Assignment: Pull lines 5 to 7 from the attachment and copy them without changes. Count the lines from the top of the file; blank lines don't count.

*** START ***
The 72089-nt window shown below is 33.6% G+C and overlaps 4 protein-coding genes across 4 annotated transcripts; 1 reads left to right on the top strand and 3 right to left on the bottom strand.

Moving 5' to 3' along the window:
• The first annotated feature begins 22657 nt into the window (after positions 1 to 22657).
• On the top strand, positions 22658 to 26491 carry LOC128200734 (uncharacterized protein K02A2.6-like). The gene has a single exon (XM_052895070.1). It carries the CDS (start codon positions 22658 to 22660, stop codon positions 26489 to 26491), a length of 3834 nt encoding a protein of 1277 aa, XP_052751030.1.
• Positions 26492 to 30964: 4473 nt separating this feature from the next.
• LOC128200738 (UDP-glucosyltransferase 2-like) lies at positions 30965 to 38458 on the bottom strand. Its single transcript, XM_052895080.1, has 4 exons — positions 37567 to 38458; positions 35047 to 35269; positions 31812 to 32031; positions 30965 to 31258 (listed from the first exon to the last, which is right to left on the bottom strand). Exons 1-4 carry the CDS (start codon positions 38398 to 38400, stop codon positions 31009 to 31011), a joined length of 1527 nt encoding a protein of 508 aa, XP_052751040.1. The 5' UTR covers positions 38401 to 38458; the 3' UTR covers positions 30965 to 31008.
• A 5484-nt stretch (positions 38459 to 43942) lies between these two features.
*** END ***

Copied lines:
• Positions 26492 to 30964: 4473 nt separating this feature from the next.
• LOC128200738 (UDP-glucosyltransferase 2-like) lies at positions 30965 to 38458 on the bottom strand. Its single transcript, XM_052895080.1, has 4 exons — positions 37567 to 38458; positions 35047 to 35269; positions 31812 to 32031; positions 30965 to 31258 (listed from the first exon to the last, which is right to left on the bottom strand). Exons 1-4 carry the CDS (start codon positions 38398 to 38400, stop codon positions 31009 to 31011), a joined length of 1527 nt encoding a protein of 508 aa, XP_052751040.1. The 5' UTR covers positions 38401 to 38458; the 3' UTR covers positions 30965 to 31008.
• A 5484-nt stretch (positions 38459 to 43942) lies between these two features.